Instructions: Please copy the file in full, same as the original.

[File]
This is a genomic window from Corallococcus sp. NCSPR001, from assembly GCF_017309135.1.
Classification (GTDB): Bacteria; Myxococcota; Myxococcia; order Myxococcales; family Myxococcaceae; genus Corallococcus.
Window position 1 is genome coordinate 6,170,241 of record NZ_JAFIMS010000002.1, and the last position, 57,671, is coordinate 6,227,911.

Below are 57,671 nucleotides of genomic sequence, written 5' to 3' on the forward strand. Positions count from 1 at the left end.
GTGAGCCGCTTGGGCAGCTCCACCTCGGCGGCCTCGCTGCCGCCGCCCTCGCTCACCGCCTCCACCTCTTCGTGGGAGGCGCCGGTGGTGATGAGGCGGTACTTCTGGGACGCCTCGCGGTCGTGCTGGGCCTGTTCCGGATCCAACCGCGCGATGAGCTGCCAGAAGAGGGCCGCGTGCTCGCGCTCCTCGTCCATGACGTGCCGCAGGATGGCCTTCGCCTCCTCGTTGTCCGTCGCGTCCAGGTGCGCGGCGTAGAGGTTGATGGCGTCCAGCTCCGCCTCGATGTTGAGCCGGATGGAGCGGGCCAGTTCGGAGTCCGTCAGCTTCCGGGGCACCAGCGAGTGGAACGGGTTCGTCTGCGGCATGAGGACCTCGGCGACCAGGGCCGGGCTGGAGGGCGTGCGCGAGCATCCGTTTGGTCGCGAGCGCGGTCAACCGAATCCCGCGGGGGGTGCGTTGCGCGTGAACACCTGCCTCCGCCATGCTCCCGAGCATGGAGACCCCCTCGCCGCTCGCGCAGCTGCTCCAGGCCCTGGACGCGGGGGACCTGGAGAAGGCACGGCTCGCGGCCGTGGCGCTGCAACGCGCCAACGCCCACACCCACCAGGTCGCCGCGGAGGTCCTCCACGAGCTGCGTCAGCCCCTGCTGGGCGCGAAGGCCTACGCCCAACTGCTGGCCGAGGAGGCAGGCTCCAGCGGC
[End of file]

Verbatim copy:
This is a genomic window from Corallococcus sp. NCSPR001, from assembly GCF_017309135.1.
Classification (GTDB): Bacteria; Myxococcota; Myxococcia; order Myxococcales; family Myxococcaceae; genus Corallococcus.
Window position 1 is genome coordinate 6,170,241 of record NZ_JAFIMS010000002.1, and the last position, 57,671, is coordinate 6,227,911.

Below are 57,671 nucleotides of genomic sequence, written 5' to 3' on the forward strand. Positions count from 1 at the left end.
GTGAGCCGCTTGGGCAGCTCCACCTCGGCGGCCTCGCTGCCGCCGCCCTCGCTCACCGCCTCCACCTCTTCGTGGGAGGCGCCGGTGGTGATGAGGCGGTACTTCTGGGACGCCTCGCGGTCGTGCTGGGCCTGTTCCGGATCCAACCGCGCGATGAGCTGCCAGAAGAGGGCCGCGTGCTCGCGCTCCTCGTCCATGACGTGCCGCAGGATGGCCTTCGCCTCCTCGTTGTCCGTCGCGTCCAGGTGCGCGGCGTAGAGGTTGATGGCGTCCAGCTCCGCCTCGATGTTGAGCCGGATGGAGCGGGCCAGTTCGGAGTCCGTCAGCTTCCGGGGCACCAGCGAGTGGAACGGGTTCGTCTGCGGCATGAGGACCTCGGCGACCAGGGCCGGGCTGGAGGGCGTGCGCGAGCATCCGTTTGGTCGCGAGCGCGGTCAACCGAATCCCGCGGGGGGTGCGTTGCGCGTGAACACCTGCCTCCGCCATGCTCCCGAGCATGGAGACCCCCTCGCCGCTCGCGCAGCTGCTCCAGGCCCTGGACGCGGGGGACCTGGAGAAGGCACGGCTCGCGGCCGTGGCGCTGCAACGCGCCAACGCCCACACCCACCAGGTCGCCGCGGAGGTCCTCCACGAGCTGCGTCAGCCCCTGCTGGGCGCGAAGGCCTACGCCCAACTGCTGGCCGAGGAGGCAGGCTCCAGCGGC